Counselors motivate participants to reduce their risky behavior through various learning modes including PowerPoint presentations, video clips and discussions. They are taught specific skills such as safer needle use and negotiating condom use with partners, as well as ways to improve adherence to their medication protocol.

Copenhaver says, “In most instances, strict adherence to HIV medications reduces the HIV viral load to very low levels. There is good evidence that this reduces the likeliness of transmission. To reduce the risk of rapidly transmitting the virus into the community, it’s vital to reach this population.”

A third of the way through the project, the team has recruited approximately 75 of their goal of 250 participants, and those in the program are very motivated. Follow-up assessment retention rates are at 87 to 91 percent, which is considered excellent.

“Changing behavior is a slow and difficult process,” says Copenhaver. “But we are seeing change, even if it is incremental. There is hope for wide-scale improvement in HIV transmission. Small individual changes can save many lives. That’s what motivates me.”

In another project funded through a NIH Career Development Award, Copenhaver is mentoring graduate and postdoctoral students, nationally and internationally, who are involved in HIV-prevention research, assisting them with research and grant writing. “It’s a nice way to get the next generation up and running with community-based research wherever there is the greatest need,” he says. “I’m working with them so that they can land their own grants.”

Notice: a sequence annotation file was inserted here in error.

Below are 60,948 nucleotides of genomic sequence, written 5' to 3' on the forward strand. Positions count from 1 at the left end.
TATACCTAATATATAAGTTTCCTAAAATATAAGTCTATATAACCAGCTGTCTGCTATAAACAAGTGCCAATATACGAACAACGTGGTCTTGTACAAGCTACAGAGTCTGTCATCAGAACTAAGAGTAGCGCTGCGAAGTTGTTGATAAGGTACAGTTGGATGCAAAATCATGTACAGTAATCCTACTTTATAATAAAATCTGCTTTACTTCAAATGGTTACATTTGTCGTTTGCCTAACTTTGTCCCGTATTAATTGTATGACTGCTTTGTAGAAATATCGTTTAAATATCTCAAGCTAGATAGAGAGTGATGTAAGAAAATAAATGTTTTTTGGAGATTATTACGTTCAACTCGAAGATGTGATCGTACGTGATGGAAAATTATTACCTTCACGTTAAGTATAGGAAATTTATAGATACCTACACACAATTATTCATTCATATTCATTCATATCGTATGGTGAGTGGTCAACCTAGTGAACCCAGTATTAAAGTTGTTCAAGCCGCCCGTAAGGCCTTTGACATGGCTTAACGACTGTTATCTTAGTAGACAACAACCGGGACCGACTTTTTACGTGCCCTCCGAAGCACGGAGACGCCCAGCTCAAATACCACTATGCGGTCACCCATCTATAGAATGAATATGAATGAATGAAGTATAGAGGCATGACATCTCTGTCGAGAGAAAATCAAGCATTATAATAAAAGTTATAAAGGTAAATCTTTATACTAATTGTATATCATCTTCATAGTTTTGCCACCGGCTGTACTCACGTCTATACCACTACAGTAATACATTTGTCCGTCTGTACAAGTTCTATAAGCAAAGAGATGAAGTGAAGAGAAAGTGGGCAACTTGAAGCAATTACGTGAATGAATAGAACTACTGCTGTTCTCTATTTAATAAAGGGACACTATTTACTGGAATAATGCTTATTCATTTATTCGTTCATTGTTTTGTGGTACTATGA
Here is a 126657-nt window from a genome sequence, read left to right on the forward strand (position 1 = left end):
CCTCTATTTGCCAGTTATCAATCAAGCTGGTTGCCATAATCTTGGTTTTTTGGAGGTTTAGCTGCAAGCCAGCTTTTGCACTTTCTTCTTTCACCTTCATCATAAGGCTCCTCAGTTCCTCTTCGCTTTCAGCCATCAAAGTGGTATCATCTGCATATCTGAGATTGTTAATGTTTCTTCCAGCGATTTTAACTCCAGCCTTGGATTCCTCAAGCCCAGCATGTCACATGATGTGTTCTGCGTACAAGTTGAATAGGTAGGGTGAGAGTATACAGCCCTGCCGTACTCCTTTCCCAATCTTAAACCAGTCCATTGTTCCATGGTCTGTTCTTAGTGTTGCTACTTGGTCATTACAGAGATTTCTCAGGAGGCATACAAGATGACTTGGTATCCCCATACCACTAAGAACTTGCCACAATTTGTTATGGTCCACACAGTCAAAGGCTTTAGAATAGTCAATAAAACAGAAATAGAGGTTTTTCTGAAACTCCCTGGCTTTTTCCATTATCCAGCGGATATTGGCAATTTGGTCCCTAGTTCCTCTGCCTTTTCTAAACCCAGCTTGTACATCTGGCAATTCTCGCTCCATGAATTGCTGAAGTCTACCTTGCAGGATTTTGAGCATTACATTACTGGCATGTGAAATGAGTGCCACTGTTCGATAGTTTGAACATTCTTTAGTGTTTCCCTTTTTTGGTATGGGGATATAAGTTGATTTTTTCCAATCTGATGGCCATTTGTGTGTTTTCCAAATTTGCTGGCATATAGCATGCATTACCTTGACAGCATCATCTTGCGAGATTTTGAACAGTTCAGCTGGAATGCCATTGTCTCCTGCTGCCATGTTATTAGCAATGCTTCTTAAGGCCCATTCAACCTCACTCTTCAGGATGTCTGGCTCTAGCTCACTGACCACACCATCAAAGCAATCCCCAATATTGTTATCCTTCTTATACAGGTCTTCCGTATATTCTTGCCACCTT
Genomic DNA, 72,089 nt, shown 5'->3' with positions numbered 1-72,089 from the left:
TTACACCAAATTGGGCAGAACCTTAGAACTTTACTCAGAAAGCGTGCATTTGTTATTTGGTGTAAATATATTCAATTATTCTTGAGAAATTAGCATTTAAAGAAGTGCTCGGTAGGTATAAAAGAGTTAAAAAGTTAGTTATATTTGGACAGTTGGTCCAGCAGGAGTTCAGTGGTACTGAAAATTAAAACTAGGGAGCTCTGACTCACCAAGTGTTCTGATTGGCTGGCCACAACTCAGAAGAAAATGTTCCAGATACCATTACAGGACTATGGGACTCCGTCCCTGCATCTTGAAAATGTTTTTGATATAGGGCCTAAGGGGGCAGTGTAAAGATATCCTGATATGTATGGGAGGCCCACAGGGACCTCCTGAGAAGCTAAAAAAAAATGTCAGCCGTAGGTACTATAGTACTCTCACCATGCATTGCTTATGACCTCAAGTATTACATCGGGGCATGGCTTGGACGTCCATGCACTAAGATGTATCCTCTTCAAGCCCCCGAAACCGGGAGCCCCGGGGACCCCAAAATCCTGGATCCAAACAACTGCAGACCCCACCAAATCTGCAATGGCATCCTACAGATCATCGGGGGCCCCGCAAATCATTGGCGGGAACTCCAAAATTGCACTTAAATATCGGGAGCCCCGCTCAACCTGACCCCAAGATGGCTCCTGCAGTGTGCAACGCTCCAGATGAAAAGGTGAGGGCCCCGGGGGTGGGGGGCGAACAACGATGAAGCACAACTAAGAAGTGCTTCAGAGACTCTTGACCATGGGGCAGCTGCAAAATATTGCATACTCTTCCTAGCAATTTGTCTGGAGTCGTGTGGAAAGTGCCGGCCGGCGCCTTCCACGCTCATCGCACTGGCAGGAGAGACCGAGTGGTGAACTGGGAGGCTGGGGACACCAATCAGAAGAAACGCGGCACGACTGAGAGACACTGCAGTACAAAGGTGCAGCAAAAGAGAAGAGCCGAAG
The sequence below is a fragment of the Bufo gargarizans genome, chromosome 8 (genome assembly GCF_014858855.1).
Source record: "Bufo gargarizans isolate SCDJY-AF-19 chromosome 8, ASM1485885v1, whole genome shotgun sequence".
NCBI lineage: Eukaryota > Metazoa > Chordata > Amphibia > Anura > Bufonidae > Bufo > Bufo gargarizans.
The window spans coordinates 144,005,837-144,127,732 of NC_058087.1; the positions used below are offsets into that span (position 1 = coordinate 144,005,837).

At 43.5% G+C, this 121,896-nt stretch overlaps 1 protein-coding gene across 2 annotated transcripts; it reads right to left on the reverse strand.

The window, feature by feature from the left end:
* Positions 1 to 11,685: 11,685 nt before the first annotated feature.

Copenhaver was also involved in a recently completed five-year multi-state project funded by the NIH, evaluating HIV prevention in prison settings across the nation, both adult and juvenile. The Connecticut portion of the study was a collaborative effort between the courts; corrections; juvenile justice; state agencies for substance abuse treatment; UConn Department of Allied Health Sciences, School of Social Work and School of Medicine; and Yale University. The project combined multiple evidence-based practices to ensure better treatment and outcomes among drug-involved prisoners, including post-release treatment.

“We were looking at changes that need to be made organizationally to make sure it filters to inmates and those same individuals following incarceration,” Copenhaver says. “We need to determine what needs to be in place when they transition from prison to the community. This could lead to important policy changes within the criminal justice and health care system.”

Copenhaver has incorporated his research expertise into his leadership role as chair of the Allied Health Sciences committee developing a new PhD program in health promotion science. “This is an exciting time for our department and a critical opportunity for us to do even more to promote health and well-being,” he says.

By Kim Colavito Markesich